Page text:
Weapons are cool but do you know what’s even cooler? Making your own weapons!

The YouTube channel known only as Koss is dedicated to making all types of handmade weaponry which includes swords, hammers, hatchets, and knives (which are basically smaller swords), just to name a few.

In this particular case, the weaponsmith takes an everyday file and turns it into a miniature Japanese tanto:

YouTube video

Shaping Metal File

miniature japanese tanto

First things first: you have to turn a blunt file into an imposing small blade. To do this, the weaponsmith cuts an outline of the tanto onto the file and begins whittling down the metal on a belt grinder.

Since files are made to be thick, he has to shave it down so the metal can be sharpened into a cutting tool. Using a marker as a guide, he also starts angling the grinder to create the sharp edge of the blade.

miniature japanese tanto

Once the grinding is done, he hand files the metal of the tanto handle before popping the entire thing inside a kiln. He then cools it off before sanding it down and filing a couple of indents for the blade collar.

Crafting Blade Collar and Spacer

miniature japanese tanto

Nested between the tanto blade and handle is the collar and spacer, a metal combination that protects your hands and strengthens the hold between the metal and wood.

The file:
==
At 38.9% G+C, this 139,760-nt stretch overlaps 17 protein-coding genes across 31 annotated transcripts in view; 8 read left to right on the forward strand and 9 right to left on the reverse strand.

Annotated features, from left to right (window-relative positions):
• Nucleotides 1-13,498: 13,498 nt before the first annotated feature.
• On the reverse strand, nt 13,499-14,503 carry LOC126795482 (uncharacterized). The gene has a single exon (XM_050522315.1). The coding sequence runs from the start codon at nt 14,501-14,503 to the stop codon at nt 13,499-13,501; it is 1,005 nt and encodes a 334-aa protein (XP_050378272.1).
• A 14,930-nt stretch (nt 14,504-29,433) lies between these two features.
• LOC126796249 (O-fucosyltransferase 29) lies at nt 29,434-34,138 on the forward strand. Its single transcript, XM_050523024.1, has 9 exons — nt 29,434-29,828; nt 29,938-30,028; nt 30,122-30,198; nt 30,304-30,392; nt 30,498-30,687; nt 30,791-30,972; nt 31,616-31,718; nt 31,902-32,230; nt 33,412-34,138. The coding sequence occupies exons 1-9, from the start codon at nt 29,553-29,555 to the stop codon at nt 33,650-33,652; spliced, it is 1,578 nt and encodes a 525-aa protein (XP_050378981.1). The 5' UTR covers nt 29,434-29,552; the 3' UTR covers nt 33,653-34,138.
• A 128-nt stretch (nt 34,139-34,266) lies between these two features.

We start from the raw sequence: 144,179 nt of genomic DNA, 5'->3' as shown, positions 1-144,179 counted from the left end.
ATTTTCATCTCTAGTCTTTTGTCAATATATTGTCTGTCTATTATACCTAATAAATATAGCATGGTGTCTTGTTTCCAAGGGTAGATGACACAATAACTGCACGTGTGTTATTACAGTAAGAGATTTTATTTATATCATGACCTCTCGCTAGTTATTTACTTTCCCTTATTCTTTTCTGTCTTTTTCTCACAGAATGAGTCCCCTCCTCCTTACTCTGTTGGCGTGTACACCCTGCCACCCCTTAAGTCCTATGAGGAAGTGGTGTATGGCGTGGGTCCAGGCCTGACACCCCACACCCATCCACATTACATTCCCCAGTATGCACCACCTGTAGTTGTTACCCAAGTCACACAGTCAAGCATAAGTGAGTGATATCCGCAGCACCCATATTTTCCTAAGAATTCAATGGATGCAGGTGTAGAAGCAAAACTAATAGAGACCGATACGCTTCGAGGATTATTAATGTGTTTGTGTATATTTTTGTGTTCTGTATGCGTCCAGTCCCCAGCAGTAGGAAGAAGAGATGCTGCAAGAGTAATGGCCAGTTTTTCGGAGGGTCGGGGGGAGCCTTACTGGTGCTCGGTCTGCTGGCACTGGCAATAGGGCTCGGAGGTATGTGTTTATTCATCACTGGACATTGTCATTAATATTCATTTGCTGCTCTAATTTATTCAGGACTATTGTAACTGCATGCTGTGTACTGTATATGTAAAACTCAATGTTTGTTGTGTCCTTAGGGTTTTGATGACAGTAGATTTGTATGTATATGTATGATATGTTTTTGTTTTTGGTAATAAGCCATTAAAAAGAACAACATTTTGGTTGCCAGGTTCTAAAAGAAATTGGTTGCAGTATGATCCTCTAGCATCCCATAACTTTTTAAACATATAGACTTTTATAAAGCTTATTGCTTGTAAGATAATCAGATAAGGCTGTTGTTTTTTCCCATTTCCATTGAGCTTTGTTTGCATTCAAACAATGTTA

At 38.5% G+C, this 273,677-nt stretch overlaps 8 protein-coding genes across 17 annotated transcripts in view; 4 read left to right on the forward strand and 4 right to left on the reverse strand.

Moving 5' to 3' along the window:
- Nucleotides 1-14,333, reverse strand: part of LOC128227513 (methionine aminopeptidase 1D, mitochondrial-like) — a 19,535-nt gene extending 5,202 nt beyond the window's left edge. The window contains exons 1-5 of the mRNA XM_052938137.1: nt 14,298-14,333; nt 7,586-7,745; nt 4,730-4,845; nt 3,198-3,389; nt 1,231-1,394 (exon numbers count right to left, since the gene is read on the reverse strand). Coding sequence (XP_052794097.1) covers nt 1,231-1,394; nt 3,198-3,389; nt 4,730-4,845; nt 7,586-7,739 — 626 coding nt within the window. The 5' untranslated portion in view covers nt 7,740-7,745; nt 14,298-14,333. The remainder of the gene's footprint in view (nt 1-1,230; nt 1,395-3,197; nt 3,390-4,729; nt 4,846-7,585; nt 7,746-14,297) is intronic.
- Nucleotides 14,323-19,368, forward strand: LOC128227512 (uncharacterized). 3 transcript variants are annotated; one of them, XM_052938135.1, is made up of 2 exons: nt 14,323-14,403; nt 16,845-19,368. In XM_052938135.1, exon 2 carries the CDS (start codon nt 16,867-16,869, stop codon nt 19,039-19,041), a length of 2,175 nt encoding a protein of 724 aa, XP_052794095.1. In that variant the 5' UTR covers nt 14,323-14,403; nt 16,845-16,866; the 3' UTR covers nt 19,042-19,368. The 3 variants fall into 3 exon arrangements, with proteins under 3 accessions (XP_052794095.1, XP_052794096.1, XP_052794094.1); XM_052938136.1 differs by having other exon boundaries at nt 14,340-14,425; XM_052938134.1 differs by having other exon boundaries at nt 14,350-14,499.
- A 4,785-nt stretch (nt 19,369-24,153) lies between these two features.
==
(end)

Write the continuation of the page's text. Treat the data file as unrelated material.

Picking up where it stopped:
For this tiny tanto, a brass collar and spacer (which are called a “habaki” and a “seppa” respectively) are used. By measuring the indents made on the file blade, the weaponsmith cuts out a piece of brass and hammers it to fit the shape of the tanto. This piece is then heated and sanded before being fitted onto the blade.

miniature japanese tanto

Making the spacer is a little different, as it has to be crafted in tandem with the blade handle. For now, it is just a square piece of brass with a sawn hole that will house the tanto.

Making The Handle

miniature japanese tanto

Wielding any blade requires you to craft a handle, and this particular tanto uses hornbeam wood for both its handle and sheath. The weaponsmith fits the blade into a piece of wood using a drill and uses an adhesive (possibly wood glue) to keep it from wobbling around. Once the adhesive has dried, he cuts an outline of the handle using a table saw.

miniature japanese tanto

With the handle shape roughly completed, he can now finish the blade spacer. Using the dimensions of the handle as a guide, he cuts off the excess brass so the spacer shares the same measurements as the wooden handle. He takes the spacer and the handle to the grinder before sanding them down.

Making The Sheath

miniature japanese tanto

Crafting the other end of the tanto requires the weaponsmith to measure out the blade and carve it onto two similar pieces of wood. These pieces are then glued together and cut to create the sheath. The sheath is set to the grinder before being sanded down to the same dimensions as the handle.

Putting On The Finishing Touches

miniature japanese tanto

Now that the tanto is almost finished, the only thing left to do is give it a final sanding, as well as some paint and polish and – Bam! You now have yourself an awesome-looking letter opener!

As mentioned before, if you want to see more DIY weapon making and restoration, the Koss YouTube channel is where it’s at.


Carlos wrestles gators, and by gators, we mean words. He also loves good design, good books, and good coffee.